“There’s no question that in-migration is pushing home prices in the Austin area,” O’Grady said. “Those move-up and move-over buyers also are looking primarily for larger homes with land. With the proceeds from their coastal-market sale, they can go bigger — and they do. We see that in the strong (sales) performance on larger lots in the suburban submarkets.”
The trend of locals losing out to newcomers with heftier budgets doesn’t appear to be fleeting, either, especially with “remote work here to stay for many Americans,” Fairweather said
The rising prices come as a shock to many locals. But to people moving in from the coasts and elsewhere, the prices might be a relative bargain, real estate agents and industry experts say.
“When folks talk about Austin being unaffordable, they really don’t understand the market,” said Ed Wendler Jr., an Austin developer and housing market expert. “Unaffordable units do not sell or rent. Austin is affordable. It’s just not affordable for the folks that have lived here a long time or affordable for someone who works in the service industry.
Other factors push prices higher
Record lumber price hikes and shortages of other key supplies also are negatively impacting housing prices, said Chad Durham, president of the Home Builders Association of Greater Austin.
Lumber prices have skyrocketed more than 180% since mid-April of 2020, Durham said.
In the Austin area, those higher prices have added, on average, about $40,000 to the cost of a new single-family home, he said.
And nationally, “the unprecedented spikes” have added more than $36,000, on average, to the cost of a new home, said Durham, who also is division president of volume homebuilder David Weekley Homes.
“Although the housing sector continues to lead the nation’s economic recovery, these sharp cost increases, which have led to enormous home price increases, have taken hundreds of thousands of homebuyers out of the market,” Durham said in an email.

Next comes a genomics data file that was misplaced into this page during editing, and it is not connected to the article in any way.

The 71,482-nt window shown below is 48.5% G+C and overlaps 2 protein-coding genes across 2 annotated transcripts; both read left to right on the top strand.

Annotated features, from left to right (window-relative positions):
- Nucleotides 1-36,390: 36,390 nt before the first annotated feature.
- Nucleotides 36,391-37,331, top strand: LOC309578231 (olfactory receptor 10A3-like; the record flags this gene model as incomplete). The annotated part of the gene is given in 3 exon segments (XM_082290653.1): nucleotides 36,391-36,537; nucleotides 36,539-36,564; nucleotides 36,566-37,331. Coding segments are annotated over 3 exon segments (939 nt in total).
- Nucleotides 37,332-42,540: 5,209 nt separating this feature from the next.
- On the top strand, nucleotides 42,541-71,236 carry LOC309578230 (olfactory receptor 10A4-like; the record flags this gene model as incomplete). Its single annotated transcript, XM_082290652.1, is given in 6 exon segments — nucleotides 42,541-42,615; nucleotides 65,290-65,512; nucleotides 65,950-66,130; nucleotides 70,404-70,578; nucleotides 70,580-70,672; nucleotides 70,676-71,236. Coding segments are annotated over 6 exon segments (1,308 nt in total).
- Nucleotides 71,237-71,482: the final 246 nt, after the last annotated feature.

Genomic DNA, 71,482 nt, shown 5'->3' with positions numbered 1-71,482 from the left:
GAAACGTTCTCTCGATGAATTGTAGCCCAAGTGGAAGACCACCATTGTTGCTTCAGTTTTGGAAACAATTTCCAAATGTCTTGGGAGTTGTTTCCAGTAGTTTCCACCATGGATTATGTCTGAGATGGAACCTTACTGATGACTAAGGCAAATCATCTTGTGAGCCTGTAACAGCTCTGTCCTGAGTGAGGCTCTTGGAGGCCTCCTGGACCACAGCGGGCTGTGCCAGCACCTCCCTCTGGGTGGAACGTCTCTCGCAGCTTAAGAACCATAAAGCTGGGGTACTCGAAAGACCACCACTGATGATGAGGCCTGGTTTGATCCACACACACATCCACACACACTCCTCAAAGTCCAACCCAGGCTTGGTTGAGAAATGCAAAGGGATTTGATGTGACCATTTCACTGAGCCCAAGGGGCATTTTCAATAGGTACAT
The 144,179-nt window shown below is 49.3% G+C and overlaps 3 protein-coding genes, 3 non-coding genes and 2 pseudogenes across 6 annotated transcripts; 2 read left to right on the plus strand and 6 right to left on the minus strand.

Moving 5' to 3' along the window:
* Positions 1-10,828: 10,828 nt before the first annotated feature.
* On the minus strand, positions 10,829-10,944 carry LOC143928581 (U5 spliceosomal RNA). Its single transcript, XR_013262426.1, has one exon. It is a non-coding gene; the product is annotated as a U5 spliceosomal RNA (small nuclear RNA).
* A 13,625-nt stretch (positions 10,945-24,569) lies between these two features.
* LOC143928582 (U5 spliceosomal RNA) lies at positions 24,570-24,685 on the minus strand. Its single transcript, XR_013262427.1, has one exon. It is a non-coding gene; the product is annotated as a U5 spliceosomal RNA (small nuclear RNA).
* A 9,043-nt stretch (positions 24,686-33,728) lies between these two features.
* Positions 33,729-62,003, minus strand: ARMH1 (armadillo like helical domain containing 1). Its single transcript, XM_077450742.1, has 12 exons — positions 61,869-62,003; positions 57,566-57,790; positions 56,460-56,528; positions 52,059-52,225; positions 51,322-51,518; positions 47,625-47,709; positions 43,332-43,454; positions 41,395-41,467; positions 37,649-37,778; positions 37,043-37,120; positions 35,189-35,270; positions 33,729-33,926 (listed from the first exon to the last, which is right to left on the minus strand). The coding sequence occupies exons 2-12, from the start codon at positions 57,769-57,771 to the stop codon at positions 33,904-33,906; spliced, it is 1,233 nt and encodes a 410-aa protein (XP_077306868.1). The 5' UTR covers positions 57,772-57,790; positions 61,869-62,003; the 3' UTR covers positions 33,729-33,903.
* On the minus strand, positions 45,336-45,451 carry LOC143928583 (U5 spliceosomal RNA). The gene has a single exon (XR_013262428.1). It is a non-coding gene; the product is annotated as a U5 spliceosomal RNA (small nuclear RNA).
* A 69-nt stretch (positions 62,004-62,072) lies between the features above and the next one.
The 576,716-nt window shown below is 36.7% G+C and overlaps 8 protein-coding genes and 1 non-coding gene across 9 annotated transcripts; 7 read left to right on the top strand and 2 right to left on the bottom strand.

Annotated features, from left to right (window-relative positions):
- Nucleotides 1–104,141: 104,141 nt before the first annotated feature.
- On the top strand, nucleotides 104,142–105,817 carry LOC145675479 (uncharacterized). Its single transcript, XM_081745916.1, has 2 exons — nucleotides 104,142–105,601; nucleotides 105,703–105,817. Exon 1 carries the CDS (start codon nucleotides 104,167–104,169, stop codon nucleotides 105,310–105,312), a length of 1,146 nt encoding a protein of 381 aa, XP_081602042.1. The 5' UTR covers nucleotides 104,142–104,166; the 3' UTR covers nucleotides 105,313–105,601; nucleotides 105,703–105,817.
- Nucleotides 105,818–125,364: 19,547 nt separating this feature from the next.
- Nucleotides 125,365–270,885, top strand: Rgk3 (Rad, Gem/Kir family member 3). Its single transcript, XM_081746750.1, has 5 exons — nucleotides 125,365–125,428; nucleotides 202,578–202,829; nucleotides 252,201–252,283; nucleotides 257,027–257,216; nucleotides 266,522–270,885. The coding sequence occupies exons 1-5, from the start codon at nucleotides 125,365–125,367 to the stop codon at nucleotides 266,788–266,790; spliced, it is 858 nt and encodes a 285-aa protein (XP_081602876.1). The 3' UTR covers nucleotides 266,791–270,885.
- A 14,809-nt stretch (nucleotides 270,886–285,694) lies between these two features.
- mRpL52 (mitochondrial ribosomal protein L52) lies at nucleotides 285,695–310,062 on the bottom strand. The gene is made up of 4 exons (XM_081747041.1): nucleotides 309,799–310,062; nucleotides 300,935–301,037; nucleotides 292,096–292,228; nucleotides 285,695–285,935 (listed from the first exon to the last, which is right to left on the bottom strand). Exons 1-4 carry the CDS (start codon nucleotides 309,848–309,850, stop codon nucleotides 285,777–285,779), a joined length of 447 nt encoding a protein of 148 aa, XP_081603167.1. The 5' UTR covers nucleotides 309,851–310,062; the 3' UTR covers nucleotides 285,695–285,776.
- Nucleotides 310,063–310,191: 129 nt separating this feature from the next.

“We have been told that the lumber pricing increases are mainly a result of the reduction of production at lumber mills last spring due to stay-at-home orders and social distancing measures enacted by state and local governments at the onset of the pandemic, and for some reason, the mills have yet to ramp back up to full production,” Durham said.
Along with higher lumber prices, “certain materials required by cities’ building codes are not available, causing delays in the permitting and inspection process,” Durham said.
Currently, the majority of new housing inventory is coming from new, master-planned communities, Durham said. He said builders are having to limit the number of lots to be sold because developers can’t keep up with demand.
Wes Peoples, a longtime Central Texas homebuilder, also said the approval process for new development, and the lack of an overhaul of Austin’s land use code, ” is driving up costs and limiting availability for more affordable housing.”
“This and COVID-19 are driving younger buyers out of Austin” and to the suburbs, Peoples said. “The COVID factor will go away but the affordability factor will remain.”
Dunham said that, to an extent, builders are able to pass on the additional costs they are experiencing, “but that’s not sustainable longer-term. Both single and multifamily housing has become less affordable and many projects will simply no longer be economically viable,” Dunham said.
No end in sight
The ongoing surge in home prices also shows no signs of stopping any time soon, industry experts say.
Peoples said Austin’s job growth “would portend a healthy market for at least two years, and maybe more.”
“Rates and pricing could slow it down but not stop it,” Peoples said. “Someone thinking that they can wait and get homes cheaper are probably not going to win. If prices level off, any gain will be taken back by rising rates next year.”
O’Grady, with Zonda, said first-time buyers drove home sales in 2020, in part due to low mortgage rates. However, she said she expects to see that slow down as this year progresses.
“Even as mortgage rates remain low, lack of inventory and cost pressures will push home prices through the ceiling,” she said. “First-timers may be pushed to the sidelines, where they will be forced to rent for a while longer.”
Home starts in the Austin metro area
Top 10 by annual starts for the 12 months ending in March
Liberty Hill 2,288
Cedar Park/Leander East 1,724
Del Valle 1,465
Cedar Park/Leander West 1,448
Dripping Springs 1,198